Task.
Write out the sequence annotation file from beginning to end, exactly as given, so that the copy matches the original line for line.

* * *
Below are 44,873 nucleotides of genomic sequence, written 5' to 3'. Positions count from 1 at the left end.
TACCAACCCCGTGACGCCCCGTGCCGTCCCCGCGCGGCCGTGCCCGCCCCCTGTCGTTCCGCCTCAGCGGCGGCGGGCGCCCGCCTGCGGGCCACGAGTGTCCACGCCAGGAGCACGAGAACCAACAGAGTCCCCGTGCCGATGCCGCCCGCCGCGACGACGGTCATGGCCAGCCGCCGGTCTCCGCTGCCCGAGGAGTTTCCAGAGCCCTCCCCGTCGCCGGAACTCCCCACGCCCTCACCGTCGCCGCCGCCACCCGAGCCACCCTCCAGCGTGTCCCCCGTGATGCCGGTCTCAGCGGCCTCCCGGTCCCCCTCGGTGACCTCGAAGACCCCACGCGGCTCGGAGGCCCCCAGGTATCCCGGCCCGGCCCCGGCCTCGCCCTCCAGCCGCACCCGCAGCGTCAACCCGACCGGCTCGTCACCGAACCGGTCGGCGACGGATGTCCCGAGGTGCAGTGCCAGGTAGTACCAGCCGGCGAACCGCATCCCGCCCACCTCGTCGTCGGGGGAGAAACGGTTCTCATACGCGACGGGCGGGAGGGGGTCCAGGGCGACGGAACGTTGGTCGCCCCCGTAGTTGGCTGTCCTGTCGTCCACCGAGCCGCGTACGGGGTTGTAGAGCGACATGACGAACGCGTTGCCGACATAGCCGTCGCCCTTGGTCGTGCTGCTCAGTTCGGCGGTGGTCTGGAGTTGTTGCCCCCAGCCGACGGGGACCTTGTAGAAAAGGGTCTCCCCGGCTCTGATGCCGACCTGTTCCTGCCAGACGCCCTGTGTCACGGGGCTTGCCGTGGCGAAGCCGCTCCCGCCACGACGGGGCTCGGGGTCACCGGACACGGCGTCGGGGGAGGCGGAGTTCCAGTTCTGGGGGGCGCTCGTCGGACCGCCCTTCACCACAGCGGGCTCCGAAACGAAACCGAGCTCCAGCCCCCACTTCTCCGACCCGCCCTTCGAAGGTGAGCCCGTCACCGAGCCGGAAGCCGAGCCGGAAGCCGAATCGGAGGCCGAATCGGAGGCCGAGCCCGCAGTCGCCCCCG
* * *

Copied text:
Below are 44,873 nucleotides of genomic sequence, written 5' to 3'. Positions count from 1 at the left end.
TACCAACCCCGTGACGCCCCGTGCCGTCCCCGCGCGGCCGTGCCCGCCCCCTGTCGTTCCGCCTCAGCGGCGGCGGGCGCCCGCCTGCGGGCCACGAGTGTCCACGCCAGGAGCACGAGAACCAACAGAGTCCCCGTGCCGATGCCGCCCGCCGCGACGACGGTCATGGCCAGCCGCCGGTCTCCGCTGCCCGAGGAGTTTCCAGAGCCCTCCCCGTCGCCGGAACTCCCCACGCCCTCACCGTCGCCGCCGCCACCCGAGCCACCCTCCAGCGTGTCCCCCGTGATGCCGGTCTCAGCGGCCTCCCGGTCCCCCTCGGTGACCTCGAAGACCCCACGCGGCTCGGAGGCCCCCAGGTATCCCGGCCCGGCCCCGGCCTCGCCCTCCAGCCGCACCCGCAGCGTCAACCCGACCGGCTCGTCACCGAACCGGTCGGCGACGGATGTCCCGAGGTGCAGTGCCAGGTAGTACCAGCCGGCGAACCGCATCCCGCCCACCTCGTCGTCGGGGGAGAAACGGTTCTCATACGCGACGGGCGGGAGGGGGTCCAGGGCGACGGAACGTTGGTCGCCCCCGTAGTTGGCTGTCCTGTCGTCCACCGAGCCGCGTACGGGGTTGTAGAGCGACATGACGAACGCGTTGCCGACATAGCCGTCGCCCTTGGTCGTGCTGCTCAGTTCGGCGGTGGTCTGGAGTTGTTGCCCCCAGCCGACGGGGACCTTGTAGAAAAGGGTCTCCCCGGCTCTGATGCCGACCTGTTCCTGCCAGACGCCCTGTGTCACGGGGCTTGCCGTGGCGAAGCCGCTCCCGCCACGACGGGGCTCGGGGTCACCGGACACGGCGTCGGGGGAGGCGGAGTTCCAGTTCTGGGGGGCGCTCGTCGGACCGCCCTTCACCACAGCGGGCTCCGAAACGAAACCGAGCTCCAGCCCCCACTTCTCCGACCCGCCCTTCGAAGGTGAGCCCGTCACCGAGCCGGAAGCCGAGCCGGAAGCCGAATCGGAGGCCGAATCGGAGGCCGAGCCCGCAGTCGCCCCCG